Wednesday, June 6, 2012

Interactions 2012, Day 1

Yesterday was the first full day of Interactions 2012 here in Indianapolis. I've been to a few of these before, and Interactive Intelligence keeps doing a great job as this event keeps getting bigger. It's now over 1,500 strong, so they've gone to a bigger venue, and there are a lot of people wandering around here with orange badges.
Anyhow, just wanted to pass on some quick thought and takeaways, along with a few photos. CMO Joe Staples set the tone early by talking about how the customer experience is this year's core theme and how it can become a "competitive weapon". That's certainly consistent with what I'm seeing these days and ININ seems to have a good handle on this. The company continues to grow on all fronts - revenues, profits, new customers, new countries, etc. They have cash in the bank and no debt, and are in great shape to make strategic acquisitions to fill out their portfolio.
I think most people would agree that the highlight so far was the keynote from Prof. Clayton Christensen, a noted Harvard professor and author, renowned for his views on disruption and innovation. In short, his view is that we buy products to do a specific job for us. For marketers to be successful, they need to focus not on the customer, but rather on ensuring their products do that job better than anyone else. Your odds of success are greater if you understand what that job is and build your product around that instead of trying to get into the heads of your customers. He used milkshakes as an example of how this works, and if you don't know how that one goes, drop me a line.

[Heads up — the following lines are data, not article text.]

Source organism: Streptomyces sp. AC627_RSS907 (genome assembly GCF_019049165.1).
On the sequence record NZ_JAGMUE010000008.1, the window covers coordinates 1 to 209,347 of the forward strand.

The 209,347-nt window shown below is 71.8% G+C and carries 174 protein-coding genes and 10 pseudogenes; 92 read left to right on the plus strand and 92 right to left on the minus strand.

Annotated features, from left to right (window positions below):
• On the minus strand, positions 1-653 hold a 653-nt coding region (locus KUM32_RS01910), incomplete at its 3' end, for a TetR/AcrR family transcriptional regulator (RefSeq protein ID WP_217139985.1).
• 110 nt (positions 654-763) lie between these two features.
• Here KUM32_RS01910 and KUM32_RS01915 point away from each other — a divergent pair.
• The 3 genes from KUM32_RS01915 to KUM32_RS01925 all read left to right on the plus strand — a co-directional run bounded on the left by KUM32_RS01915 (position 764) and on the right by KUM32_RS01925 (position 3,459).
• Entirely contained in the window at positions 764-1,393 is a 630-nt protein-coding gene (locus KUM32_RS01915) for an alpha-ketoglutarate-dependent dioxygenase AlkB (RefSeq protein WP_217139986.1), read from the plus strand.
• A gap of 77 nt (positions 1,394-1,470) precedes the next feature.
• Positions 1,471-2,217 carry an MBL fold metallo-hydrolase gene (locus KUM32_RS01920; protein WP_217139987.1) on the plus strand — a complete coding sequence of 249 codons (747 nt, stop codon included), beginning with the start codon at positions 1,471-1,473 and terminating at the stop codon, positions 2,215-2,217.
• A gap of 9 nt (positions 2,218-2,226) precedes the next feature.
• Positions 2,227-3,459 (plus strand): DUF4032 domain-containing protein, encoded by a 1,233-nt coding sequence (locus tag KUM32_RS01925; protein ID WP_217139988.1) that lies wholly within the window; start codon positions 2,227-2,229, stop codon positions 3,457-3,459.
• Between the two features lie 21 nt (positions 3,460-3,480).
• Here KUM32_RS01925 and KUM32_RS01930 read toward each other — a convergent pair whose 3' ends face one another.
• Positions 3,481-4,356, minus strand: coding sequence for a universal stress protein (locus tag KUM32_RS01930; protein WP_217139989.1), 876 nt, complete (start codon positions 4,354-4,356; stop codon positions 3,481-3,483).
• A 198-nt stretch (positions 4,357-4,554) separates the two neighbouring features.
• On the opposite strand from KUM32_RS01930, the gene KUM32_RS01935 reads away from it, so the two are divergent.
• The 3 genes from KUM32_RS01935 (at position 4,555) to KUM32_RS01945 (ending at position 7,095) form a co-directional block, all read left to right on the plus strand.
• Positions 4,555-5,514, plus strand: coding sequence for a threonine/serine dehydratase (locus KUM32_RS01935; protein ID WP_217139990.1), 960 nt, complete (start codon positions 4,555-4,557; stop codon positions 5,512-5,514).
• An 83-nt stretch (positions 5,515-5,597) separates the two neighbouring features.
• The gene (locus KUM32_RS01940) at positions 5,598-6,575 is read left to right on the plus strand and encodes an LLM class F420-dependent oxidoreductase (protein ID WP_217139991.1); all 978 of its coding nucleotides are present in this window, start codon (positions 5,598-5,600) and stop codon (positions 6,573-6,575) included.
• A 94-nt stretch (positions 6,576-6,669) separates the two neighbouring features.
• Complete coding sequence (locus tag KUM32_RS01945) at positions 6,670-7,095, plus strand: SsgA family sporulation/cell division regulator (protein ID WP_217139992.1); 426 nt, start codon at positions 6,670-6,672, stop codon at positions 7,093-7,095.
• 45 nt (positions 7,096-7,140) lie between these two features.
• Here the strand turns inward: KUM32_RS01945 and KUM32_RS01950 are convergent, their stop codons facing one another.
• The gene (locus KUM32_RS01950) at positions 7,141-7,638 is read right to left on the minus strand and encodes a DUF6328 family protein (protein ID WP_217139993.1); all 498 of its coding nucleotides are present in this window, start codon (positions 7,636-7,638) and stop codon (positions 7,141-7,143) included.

More specific to ININ, he outlined the trajectory of how markets evolve when new entrants come in at the bottom end and compete by finding ways to lower costs and drive out higher-priced rivals. We're certainly seeing that with cloud, and its potential to displace telephony altogether. He didn't explore that tangent, but was generally lukewarm about the virtues of the cloud - outsourcing - in the communications space. I think that made a few people nervous, but these comments came at the end of Q&A, and really needed more time to be parsed out for a more thoughtful conclusion.
Moving on, the rest of the day was filled with breakouts, all of which were pretty good. There's a rich agenda here, so there's something for everybody. You have to keep in mind that the program isn't built around analysts - we're just a drop in the bucket, and most of the content is geared to help partners sell ININ.
I particularly enjoyed the competitive landscape sesssions and hearing their thinking on how to position ININ against everyone else. No single vendor has all the answers for customers, and it's refreshing to hear a company be upfront about what they can and cannot do. I've commented before about the mid-West sensibilities that characterizes their culture, and I think it goes a long way in explaining their success. They won't blow you away here with flash and dazzle, but if you want to meet great people doing great things with IP technology, it doesn't get much better than this.

 Joe Staples - CMO/event MC

CEO Don Brown - now... and then

Clayton Christensen talking about innovation and disruption cycles

Lunchtime customer panel with analysts and consultants

A bit of fun after dinner - the 80's live - big hair, tight pants and all....

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